I am certain that with a certain amount of good faith this complaint can be justifiably addressed. And I must say that I very much enjoyed this documentary! Just that I could also imagine the agonising pain of the Vietnam Vet who may have fathered a Spina Bifida child or worse!
As a society we must face up to that national debt and this is as good a time as any to make a start!
TVNZ considered the complaint under standard G1 of the Television Code of Broadcasting Practice, which states:
G1 Broadcasters are required to be truthful and accurate on points of fact.
In TVNZ’s view, the complainant had "perhaps … misunderstood which generations Dr Brown was referring to."
The broadcaster said Dr Brown had not been arguing that the children of those exposed to a chemical did not suffer from its effects. It said:
Quite the reverse. In the case of thalidomide it was the mothers who were exposed to the chemical and it was their children who suffered the effects. The position Dr Brown was taking was that there was no evidence that the next generation – the children of the children damaged by thalidomide – would be affected by the chemical.
In the case described in the programme it was Dr Brown’s view that the daughter’s birth defects were caused, not by thalidomide, but by an inherited genetic disorder.
TVNZ then quoted a section of the programme to demonstrate that the documentary carried not only Dr Brown’s views, which had been presented as expert medical opinion, but also an explanation for lay people about why Dr Brown held those views.
TVNZ provided the following transcript:
Nick is only one of a handful from the British thalidomide group to have a child with the same disabilities. Although it appears the thalidomide must be to blame for what has happened, overwhelming scientific evidence is that the drug cannot pass on its effects through the generations.
The obvious and simplest explanation that springs to mind – well, I was affected by thalidomide therefore that’s the cause of my child’s effects. I understand that completely. I can say that there is no evidence at all for any chemical including thalidomide – but for any chemical – to cause a birth defect in one generation and also in subsequent generations.
For a chemical to cause a specific birth defect that is repeated through the generations it has to be able to damage the particular gene along the DNA that controls the development of that particular characteristic, but a chemical cannot distinguish between the thousands of genes in our DNA in order to pick out and damage those particular genes, while leaving all others unharmed.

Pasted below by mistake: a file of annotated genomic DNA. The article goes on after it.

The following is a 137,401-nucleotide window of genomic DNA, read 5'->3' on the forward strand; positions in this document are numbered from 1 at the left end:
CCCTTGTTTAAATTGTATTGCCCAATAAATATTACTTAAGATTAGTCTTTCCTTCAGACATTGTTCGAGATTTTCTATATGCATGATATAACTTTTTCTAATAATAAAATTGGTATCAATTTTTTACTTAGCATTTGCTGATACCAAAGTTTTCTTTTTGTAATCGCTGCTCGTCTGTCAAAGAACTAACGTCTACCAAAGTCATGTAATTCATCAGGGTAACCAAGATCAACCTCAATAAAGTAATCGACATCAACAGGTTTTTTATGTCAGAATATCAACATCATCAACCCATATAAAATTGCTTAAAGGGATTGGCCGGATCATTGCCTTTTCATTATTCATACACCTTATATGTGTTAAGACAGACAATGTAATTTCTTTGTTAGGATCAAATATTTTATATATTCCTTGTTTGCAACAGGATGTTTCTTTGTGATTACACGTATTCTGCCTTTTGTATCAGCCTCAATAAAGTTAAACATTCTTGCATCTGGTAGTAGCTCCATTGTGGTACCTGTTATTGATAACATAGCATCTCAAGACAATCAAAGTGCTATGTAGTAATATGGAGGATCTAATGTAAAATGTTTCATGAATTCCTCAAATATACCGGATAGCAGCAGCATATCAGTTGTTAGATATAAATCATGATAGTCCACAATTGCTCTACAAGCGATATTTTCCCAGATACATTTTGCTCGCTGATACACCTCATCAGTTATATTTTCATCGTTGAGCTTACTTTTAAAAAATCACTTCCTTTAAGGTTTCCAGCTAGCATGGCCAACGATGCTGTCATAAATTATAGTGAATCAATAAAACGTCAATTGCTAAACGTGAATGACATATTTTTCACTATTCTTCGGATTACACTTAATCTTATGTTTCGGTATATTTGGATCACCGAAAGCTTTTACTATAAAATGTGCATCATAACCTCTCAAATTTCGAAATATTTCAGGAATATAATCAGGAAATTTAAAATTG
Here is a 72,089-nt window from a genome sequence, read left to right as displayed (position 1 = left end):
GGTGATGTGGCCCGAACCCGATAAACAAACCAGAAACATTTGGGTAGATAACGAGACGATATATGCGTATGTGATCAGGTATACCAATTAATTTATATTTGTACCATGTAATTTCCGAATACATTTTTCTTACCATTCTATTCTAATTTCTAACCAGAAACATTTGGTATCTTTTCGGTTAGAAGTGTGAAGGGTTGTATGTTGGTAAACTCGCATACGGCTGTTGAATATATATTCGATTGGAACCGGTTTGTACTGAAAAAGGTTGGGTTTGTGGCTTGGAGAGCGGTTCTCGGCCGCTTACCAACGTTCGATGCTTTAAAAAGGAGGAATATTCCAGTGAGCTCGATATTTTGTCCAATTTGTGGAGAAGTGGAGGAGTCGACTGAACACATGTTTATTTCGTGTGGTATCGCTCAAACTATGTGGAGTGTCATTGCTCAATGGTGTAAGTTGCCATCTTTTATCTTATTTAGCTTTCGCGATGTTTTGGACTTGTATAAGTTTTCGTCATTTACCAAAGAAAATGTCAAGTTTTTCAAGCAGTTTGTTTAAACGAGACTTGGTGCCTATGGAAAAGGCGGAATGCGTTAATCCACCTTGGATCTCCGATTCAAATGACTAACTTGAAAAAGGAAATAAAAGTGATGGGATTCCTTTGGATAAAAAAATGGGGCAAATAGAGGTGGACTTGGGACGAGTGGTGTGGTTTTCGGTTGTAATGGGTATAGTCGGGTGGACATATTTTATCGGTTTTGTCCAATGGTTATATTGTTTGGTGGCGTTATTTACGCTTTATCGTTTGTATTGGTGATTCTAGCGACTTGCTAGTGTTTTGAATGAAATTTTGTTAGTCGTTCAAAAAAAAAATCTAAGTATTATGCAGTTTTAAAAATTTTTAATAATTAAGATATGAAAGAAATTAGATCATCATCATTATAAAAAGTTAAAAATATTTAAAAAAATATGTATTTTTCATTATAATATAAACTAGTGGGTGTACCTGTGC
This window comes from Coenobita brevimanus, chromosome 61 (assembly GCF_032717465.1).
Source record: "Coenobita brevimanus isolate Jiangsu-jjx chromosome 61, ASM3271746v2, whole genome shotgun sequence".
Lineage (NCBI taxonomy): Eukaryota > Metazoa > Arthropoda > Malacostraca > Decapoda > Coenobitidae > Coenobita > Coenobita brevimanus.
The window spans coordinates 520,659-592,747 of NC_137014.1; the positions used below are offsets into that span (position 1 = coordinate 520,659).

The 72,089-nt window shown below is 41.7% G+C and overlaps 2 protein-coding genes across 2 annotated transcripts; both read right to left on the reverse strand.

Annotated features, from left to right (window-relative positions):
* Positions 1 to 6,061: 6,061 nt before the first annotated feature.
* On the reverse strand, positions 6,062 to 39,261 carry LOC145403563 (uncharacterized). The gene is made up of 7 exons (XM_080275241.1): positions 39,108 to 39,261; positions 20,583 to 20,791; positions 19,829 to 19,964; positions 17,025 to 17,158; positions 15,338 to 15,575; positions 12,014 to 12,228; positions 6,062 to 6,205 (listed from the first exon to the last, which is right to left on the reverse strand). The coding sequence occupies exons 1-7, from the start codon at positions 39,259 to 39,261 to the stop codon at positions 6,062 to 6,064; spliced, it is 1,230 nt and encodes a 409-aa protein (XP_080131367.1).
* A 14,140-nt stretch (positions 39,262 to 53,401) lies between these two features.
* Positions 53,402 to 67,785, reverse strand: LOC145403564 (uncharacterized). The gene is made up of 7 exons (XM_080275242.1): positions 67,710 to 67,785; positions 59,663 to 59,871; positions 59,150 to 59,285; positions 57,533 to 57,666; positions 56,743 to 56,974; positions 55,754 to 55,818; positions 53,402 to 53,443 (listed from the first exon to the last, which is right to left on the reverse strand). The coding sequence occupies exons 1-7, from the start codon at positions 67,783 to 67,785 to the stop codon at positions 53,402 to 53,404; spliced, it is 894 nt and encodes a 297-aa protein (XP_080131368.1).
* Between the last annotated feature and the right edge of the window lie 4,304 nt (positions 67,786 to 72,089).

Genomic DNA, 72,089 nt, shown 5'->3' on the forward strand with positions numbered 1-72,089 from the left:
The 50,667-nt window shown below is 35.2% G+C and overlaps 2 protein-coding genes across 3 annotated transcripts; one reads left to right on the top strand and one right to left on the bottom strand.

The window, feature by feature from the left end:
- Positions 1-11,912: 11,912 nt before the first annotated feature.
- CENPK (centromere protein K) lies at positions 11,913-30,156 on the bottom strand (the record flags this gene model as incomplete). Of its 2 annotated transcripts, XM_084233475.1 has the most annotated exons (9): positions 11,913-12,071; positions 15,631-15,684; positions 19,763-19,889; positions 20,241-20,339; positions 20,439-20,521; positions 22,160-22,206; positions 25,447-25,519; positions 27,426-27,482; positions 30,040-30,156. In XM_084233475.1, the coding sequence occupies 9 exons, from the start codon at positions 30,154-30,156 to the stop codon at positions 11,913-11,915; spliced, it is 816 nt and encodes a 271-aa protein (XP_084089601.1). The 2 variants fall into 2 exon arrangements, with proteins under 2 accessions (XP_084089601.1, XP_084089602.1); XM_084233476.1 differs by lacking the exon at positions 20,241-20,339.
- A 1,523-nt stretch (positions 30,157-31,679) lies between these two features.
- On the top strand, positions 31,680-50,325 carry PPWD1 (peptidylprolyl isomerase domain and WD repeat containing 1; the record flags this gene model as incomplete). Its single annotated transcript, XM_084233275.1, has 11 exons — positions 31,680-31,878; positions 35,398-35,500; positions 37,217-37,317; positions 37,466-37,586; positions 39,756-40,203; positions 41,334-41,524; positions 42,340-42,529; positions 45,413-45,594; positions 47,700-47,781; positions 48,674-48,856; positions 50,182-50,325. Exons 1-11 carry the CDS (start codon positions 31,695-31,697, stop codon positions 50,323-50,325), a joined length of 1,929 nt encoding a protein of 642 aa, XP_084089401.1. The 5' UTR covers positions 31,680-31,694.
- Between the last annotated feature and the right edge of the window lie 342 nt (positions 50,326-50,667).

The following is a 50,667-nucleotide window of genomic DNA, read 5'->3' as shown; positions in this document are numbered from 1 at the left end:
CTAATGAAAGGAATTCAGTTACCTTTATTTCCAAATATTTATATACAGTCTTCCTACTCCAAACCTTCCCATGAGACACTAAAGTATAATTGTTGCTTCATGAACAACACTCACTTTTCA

There is absolutely no evidence that thalidomide can cause mutation. But if it did then we know it would cause mutation randomly throughout all our genetic material. So you expect then to result in a second generation with effects on all sorts of different properties, effects on growth, effects on mental development, effects on structural development of the heart, the eyes, the ears and so on … not specifically just limb defects like the first generation.
TVNZ noted that the subject Nick had questioned this view himself, finding it difficult to believe that whether or not thalidomide had been involved in his own case, the similar physical defects he saw in his daughter were in the view of scientists the result of an inherited genetic disorder.
TVNZ said it found no evidence that the programme was inaccurate. It said:
Dr Brown was clearly a qualified scientist, an expert in his field who was entitled to express his view and that of the scientific community within which he works. The views were supported by scientific observation outlined in the two final paragraphs of the transcript listed above.
TVNZ noted that the complainant had not produced "any reputable scientific data or papers to debunk what Dr Brown had to say."
In his referral to the Authority, Mr Bon said TVNZ had deployed a "typical Goebbels tactic" by cutting the "majority of effected individuals out of the debate" when it commented on his failure to provide scientific evidence. He referred the Authority to a report produced by the Ministry for the Environment entitled "Organochlorins in New Zealand" and to an article in a recent edition of Nexus magazine about the human cost of animal experiments. Mr Bon also invited the Authority to refer to a documentary called "Trade Secrets" which he said had screened recently in the United States.